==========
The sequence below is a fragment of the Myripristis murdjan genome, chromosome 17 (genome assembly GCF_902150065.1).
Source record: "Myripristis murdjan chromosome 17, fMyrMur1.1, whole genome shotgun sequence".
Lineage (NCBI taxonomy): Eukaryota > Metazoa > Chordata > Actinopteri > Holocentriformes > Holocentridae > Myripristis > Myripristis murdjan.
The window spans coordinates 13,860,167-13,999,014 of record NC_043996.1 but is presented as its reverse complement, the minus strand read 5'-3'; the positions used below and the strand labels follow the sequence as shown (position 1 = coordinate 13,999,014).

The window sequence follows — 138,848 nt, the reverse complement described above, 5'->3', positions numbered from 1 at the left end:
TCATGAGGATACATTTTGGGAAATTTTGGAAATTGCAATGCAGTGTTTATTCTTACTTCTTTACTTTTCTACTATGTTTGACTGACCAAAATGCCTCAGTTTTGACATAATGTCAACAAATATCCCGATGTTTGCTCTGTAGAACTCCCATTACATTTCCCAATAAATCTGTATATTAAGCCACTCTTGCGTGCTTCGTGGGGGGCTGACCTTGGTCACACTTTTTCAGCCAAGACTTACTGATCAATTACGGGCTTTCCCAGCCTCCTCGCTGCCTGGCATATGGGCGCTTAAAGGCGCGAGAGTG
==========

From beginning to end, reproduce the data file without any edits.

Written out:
The sequence below is a fragment of the Myripristis murdjan genome, chromosome 17 (genome assembly GCF_902150065.1).
Source record: "Myripristis murdjan chromosome 17, fMyrMur1.1, whole genome shotgun sequence".
Lineage (NCBI taxonomy): Eukaryota > Metazoa > Chordata > Actinopteri > Holocentriformes > Holocentridae > Myripristis > Myripristis murdjan.
The window spans coordinates 13,860,167-13,999,014 of record NC_043996.1 but is presented as its reverse complement, the minus strand read 5'-3'; the positions used below and the strand labels follow the sequence as shown (position 1 = coordinate 13,999,014).

The window sequence follows — 138,848 nt, the reverse complement described above, 5'->3', positions numbered from 1 at the left end:
TCATGAGGATACATTTTGGGAAATTTTGGAAATTGCAATGCAGTGTTTATTCTTACTTCTTTACTTTTCTACTATGTTTGACTGACCAAAATGCCTCAGTTTTGACATAATGTCAACAAATATCCCGATGTTTGCTCTGTAGAACTCCCATTACATTTCCCAATAAATCTGTATATTAAGCCACTCTTGCGTGCTTCGTGGGGGGCTGACCTTGGTCACACTTTTTCAGCCAAGACTTACTGATCAATTACGGGCTTTCCCAGCCTCCTCGCTGCCTGGCATATGGGCGCTTAAAGGCGCGAGAGTG